Show computations. Identify the opportunity cost.


(i) All the manufacturing overhead costs with the exception of the supplies and indirect materials are sunk costs.

The sunk costs are listed below:

(ii) The line presently under consideration should be produced as it has an advantage over the other line as shown below:

The opportunity cost is the additional net income of Rs 12,000 that can be expected from another product line.

Illustration 3:

Three different product lines can be produced by Delhi Supply Company with the present equipment in one of the divisions. The annual depreciation of the equipment is Rs.8,000 and the annual cost of equipment operation is Rs.3,000. These costs will not be affected by the choice of the product lines.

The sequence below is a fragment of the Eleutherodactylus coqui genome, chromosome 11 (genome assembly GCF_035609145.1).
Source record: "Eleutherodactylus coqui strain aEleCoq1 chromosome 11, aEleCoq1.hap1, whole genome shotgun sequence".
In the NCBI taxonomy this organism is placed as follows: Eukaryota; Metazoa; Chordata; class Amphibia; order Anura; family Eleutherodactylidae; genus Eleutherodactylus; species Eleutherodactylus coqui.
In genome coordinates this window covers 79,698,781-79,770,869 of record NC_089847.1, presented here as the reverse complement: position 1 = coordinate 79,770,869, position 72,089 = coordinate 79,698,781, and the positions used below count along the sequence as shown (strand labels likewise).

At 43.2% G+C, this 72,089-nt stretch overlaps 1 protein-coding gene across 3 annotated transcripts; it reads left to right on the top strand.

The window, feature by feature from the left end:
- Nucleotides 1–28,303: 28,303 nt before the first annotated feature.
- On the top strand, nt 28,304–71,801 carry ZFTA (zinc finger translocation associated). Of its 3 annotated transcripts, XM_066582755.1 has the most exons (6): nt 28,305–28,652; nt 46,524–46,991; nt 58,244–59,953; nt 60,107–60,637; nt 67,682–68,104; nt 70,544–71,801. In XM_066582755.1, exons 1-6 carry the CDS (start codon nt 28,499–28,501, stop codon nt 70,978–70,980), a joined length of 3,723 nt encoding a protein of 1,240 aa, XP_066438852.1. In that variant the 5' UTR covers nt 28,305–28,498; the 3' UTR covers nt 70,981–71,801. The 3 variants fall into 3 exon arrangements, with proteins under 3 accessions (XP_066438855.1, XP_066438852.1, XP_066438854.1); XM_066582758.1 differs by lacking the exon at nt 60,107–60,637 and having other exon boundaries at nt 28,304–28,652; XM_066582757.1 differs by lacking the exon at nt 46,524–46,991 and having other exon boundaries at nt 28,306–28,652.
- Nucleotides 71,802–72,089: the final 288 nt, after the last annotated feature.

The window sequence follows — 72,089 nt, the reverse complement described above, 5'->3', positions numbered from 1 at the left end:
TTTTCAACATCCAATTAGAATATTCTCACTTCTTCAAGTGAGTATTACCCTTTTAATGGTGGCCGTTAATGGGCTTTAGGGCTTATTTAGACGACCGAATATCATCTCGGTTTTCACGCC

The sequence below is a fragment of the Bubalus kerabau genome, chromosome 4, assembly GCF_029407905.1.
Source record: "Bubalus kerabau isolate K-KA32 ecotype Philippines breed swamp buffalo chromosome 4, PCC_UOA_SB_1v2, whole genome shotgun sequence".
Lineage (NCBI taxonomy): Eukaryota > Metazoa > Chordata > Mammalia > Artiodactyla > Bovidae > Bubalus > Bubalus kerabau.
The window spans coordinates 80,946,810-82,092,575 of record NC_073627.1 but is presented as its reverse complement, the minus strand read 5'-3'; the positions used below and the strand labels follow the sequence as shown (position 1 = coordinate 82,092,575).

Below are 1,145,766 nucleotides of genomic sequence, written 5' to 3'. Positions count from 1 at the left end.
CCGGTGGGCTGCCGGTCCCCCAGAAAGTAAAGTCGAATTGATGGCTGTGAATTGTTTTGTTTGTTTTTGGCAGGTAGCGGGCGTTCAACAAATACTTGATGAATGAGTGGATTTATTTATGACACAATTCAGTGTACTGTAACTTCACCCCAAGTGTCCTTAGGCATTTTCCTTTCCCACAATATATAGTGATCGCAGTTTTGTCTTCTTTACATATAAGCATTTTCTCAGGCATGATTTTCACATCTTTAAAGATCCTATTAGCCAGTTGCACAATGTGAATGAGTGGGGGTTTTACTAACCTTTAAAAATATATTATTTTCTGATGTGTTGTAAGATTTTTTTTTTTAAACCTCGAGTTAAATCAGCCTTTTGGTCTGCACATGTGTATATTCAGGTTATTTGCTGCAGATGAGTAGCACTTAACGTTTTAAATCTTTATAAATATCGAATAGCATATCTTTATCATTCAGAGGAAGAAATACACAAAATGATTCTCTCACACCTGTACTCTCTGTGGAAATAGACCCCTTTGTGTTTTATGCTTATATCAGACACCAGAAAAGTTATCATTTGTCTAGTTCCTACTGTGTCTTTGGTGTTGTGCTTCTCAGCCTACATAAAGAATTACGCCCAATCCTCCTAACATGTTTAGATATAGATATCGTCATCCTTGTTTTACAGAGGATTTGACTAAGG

Product A is expected to yield sales revenue of Rs.46,000 a year with increased cost of production amounting to Rs.28,000. Product B should yield sales revenue of Rs.34,000 a year with increased costs of Rs.11,000. Product C should yield sales revenue of Rs.39,000 with increased costs of Rs.24000.


(i) Which of the three product lines seem to offer the best profit potential based on information given? Show computations.

(ii) Identify the sunk costs

(iii) What is the opportunity cost of selecting only the best product line?


(i) Product B has the best profit potential as shown below:


(ii) The sunk costs are the depreciation of Rs.8,000 and the annual cost of equipment operation of Rs.3,000.

(iii) The opportunity cost of selecting the best product line (Product B) is the sacrifice of the advantage to be derived from the next best product line (Product A).